Prenatal exposure to organophosphate pesticides later associated with autism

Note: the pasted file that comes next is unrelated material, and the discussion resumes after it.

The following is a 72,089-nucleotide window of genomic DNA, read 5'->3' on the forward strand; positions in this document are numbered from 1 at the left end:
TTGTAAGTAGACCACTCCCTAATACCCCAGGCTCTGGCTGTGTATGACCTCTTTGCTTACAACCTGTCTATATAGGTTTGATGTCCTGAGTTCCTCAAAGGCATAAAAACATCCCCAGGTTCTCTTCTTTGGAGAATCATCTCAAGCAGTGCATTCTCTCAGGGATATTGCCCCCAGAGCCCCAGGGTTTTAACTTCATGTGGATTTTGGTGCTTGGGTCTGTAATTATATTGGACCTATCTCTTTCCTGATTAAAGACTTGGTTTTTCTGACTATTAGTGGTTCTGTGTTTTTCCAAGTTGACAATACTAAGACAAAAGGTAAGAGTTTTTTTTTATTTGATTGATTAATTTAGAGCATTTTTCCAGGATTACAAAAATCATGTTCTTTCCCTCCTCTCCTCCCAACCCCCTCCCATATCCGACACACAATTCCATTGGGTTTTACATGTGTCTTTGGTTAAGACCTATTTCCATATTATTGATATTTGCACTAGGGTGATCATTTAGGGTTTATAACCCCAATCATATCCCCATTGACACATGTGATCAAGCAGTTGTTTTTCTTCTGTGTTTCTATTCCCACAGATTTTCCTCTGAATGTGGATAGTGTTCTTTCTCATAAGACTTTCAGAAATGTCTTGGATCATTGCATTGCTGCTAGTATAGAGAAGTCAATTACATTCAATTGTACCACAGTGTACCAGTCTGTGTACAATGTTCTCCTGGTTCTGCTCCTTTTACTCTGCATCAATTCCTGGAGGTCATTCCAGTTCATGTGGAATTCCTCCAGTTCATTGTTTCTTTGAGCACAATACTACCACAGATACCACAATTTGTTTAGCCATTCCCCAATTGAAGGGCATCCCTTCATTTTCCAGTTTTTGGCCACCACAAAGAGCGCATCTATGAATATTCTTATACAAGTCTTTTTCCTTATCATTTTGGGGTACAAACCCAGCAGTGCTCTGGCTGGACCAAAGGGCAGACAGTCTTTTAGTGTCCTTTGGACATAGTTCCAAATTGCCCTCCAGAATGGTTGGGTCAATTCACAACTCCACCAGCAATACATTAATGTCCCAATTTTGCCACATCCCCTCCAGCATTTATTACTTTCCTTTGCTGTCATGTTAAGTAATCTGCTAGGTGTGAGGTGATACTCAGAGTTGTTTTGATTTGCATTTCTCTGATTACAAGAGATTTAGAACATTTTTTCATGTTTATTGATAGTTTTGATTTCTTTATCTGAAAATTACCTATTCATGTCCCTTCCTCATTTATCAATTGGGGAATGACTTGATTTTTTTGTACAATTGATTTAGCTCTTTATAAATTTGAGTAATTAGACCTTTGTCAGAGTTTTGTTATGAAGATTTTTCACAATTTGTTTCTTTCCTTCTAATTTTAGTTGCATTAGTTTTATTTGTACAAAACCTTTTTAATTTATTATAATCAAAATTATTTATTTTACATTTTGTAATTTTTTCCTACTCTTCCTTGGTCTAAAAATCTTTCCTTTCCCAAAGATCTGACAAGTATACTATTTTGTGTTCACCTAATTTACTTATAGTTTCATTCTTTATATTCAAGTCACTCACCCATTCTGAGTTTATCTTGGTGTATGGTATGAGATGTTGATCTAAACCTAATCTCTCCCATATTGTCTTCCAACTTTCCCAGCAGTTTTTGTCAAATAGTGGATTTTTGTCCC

A new study has linked prenatal exposure to organophosphate pesticides (some of the most widely used insecticides in the United States) with symptoms associated with autism spectrum disorder in the CHAMACOS study. Exposure to organophosphate pesticides was determined from urine samples taken from the mothers during pregnancy. Researchers also noted the distance mothers lived from areas where organophosphate pesticides were used during their pregnancy. Children’s traits were measured using reports from teachers and parents, and researchers also tested children on their ability to recognize facial expressions at age 7, 10½ and 14. Study results demonstrated a positive association with the presence of organophosphate metabolites in the urine of pregnant women and the presence of parent and teacher reported traits related to autism spectrum disorder but not with results from facial recognition tests. Additionally, proximity to pesticide use was not correlated with symptoms of autism spectrum disorder. “These findings contribute to evidence showing associations of modifiable environmental risk factors with ASD-related traits,” researchers noted.